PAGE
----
Opponents of same-sex marriage make three main arguments against it: the definition-of-marriage argument, the moral tradition argument, and the pragmatism argument.
The definition-of-marriage argument goes to basic social and cultural assumptions. Opponents claim that marriage is necessarily the union of heterosexual couples and therefore cannot include same-sex couples. Thus, any statute that describes marriage could have only contemplated heterosexual couples, even if the statute does not use the specific terms husband and wife. In Jones v. Hallahan, 501 S.W.2d 588 (1973), the Kentucky Court of Appeals used this line of reasoning to prohibit same-sex marriage, noting that "marriage has always been considered as the union of a man and a woman and we have been presented with no authority to the contrary."
Proponents of same-sex marriage argue that courts have not been presented with "authority to the contrary" because gays and lesbians have been ignored by historians. Major research on gay and lesbian history and anthropology has led some historians and legal scholars to conclude that Western and non-Western cultures have recognized same-sex relationships. In European history, stigmatizing and closeting of gays and lesbians started at the end of the medieval period and the beginning of the growth of nation-states. Thus, the North American continent was colonized at a time when same-sex relationships had lost their cultural and legal protection.
Opponents of same-sex marriage who make the moral tradition argument state that defining marriage to include only heterosexual couples is justified to preserve family values and traditional ethical notions. They point to passages in the Bible that either affirm heterosexual marriages (Adam and Eve) or denounce homosexual practices (Sodom and Gomorrah). The Judeo-Christian moral tradition formed the basis of English Law; thus, it must be assumed that religious teachings against homosexual relationships informed the law. The U.S. Supreme Court echoed the moral tradition argument in its ruling that criminal Sodomy laws are not unconstitutional, suggesting that "millennia of moral teaching" supported a state's right to forbid homosexual acts (Bowers v. Hard-wick, 478 U.S. 186, 106 S. Ct. 2841, 92 L. Ed. 2d 140 ). This case was over-ruled by Lawrence v. Texas, 539 U.S. ___, 123 S. Ct. 2472, ___L. Ed. 2d ___ (2003); the Supreme Court overruled its prior decision in Bowers v. Hardwick and held that a Texas statute making it a crime for two persons of the same sex to engage in certain intimate sexual conduct was unconstitutional, as applied to adult males who had engaged in consensual act of sodomy in the privacy of home.
Another argument often raised with moral tradition is that heterosexual marriage is based on the need to procreate, something that same-sex couples cannot do. Proponents of same-sex marriage point out that heterosexual couples who cannot procreate are not denied a marriage license. Elderly, disabled, and infertile individuals may choose to marry for reasons other than procreation. In addition, both heterosexual and homosexual couples have taken advantage of advances in technologies such as Artificial Insemination and in vitro fertilization to overcome physical limitations on procreation. Critics of the moral tradition argument contend that it is based on misguided readings of the Bible and history. They note that many religious leaders support same-sex marriage and that many same-sex couples solemnize their relationship in a religious ceremony performed by a minister or rabbi.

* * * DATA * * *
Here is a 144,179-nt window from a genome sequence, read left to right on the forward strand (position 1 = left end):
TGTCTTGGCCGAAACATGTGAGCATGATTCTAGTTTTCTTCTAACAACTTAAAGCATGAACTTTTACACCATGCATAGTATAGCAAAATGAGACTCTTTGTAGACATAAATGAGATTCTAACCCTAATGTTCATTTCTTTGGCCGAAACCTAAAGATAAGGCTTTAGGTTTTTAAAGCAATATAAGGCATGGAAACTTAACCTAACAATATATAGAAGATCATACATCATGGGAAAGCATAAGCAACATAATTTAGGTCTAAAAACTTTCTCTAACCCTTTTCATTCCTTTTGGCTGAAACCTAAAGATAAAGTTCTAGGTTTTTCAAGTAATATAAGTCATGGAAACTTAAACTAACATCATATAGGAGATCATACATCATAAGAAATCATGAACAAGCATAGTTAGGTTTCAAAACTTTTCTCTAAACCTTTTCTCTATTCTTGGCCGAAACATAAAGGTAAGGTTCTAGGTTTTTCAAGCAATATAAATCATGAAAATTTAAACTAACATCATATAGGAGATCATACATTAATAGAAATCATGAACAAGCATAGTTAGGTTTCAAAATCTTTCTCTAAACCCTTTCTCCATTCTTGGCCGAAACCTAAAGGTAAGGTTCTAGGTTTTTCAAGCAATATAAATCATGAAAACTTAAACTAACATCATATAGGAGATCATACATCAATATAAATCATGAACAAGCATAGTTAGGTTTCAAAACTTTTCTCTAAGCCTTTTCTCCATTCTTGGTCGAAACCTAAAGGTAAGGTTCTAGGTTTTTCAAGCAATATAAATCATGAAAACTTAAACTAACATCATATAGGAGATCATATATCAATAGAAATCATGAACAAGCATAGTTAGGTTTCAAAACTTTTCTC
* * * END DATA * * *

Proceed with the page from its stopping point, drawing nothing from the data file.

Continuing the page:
The pragmatism argument against same-sex marriage is typically made by those who support gay and lesbian rights generally but stop short of endorsing same-sex marriage. The call for marriage, they maintain, will create a backlash against the entire gay and lesbian rights movement. In addition, permitting same-sex marriage would be interpreted as legitimizing homosexuality. The pragmatic position is that gays and lesbians should be tolerated and protected; it does not extend to support the recognition of an alternative lifestyle or the expansion of the traditional concept of marriage.
Along with homosexual opponents who advance these arguments, some gays and lesbians are less than enthused with the prospect of same-sex marriage. This group believes that heterosexual marriage is not a good model for gays and lesbians, as it has traditionally established a hierarchical relationship that has produced the subordination of women. The structure of marriage has fostered domestic abuse, economic disempowerment, and other forms of social dysfunction.
Another argument against same-sex marriage is that it will assimilate gays and lesbians into the dominant culture and drain off the radicalism implicit in the gay and lesbian lifestyle. In Lobbying for same-sex marriage, gay and lesbian leaders will put forward couples who most resemble their mainstream, heterosexual counterparts. This argument has been met with skepticism as romanticizing the movement. All gays and lesbians cannot be grouped as radicals, and it is to be expected that many gays and lesbians would enjoy the legal protection that same-sex marriage would bring.
When the debate has moved into the legal arena, reaction has been strong and swift. In the 1990s, proponents of same-sex marriage scored victories after courts ruled against state bans on such marriages in both Hawaii in 1993 (Baehr v. Lewin, 852 P. 2d 44 [Hawaii 1993]) and Alaska in 1998 (Brause v. Bureau of Vital Statistics, 21 P. 3d 357 ). In both states, a backlash ensued. Hawaiian voters ratified a state constitutional amendment authorizing lawmakers to define marriage only as a union between a man and a woman. Similarly, Alaskans voted by a 2–1 margin in favor of a similar amendment, while proposals were also floated for subjecting judicial nominees to a legislative vetting process that would weed out those sympathetic to same-sex marriages.